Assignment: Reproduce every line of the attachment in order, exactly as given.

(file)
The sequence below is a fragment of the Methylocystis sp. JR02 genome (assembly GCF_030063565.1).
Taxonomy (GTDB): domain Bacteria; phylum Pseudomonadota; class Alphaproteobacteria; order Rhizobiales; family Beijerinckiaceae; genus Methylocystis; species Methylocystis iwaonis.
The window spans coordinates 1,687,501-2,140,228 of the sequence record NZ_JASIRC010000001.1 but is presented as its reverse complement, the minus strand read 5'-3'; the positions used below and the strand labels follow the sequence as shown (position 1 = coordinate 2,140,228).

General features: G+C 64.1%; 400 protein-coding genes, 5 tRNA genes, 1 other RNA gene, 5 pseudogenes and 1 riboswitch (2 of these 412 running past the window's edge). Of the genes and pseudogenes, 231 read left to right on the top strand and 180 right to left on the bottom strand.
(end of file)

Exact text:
The sequence below is a fragment of the Methylocystis sp. JR02 genome (assembly GCF_030063565.1).
Taxonomy (GTDB): domain Bacteria; phylum Pseudomonadota; class Alphaproteobacteria; order Rhizobiales; family Beijerinckiaceae; genus Methylocystis; species Methylocystis iwaonis.
The window spans coordinates 1,687,501-2,140,228 of the sequence record NZ_JASIRC010000001.1 but is presented as its reverse complement, the minus strand read 5'-3'; the positions used below and the strand labels follow the sequence as shown (position 1 = coordinate 2,140,228).

General features: G+C 64.1%; 400 protein-coding genes, 5 tRNA genes, 1 other RNA gene, 5 pseudogenes and 1 riboswitch (2 of these 412 running past the window's edge). Of the genes and pseudogenes, 231 read left to right on the top strand and 180 right to left on the bottom strand.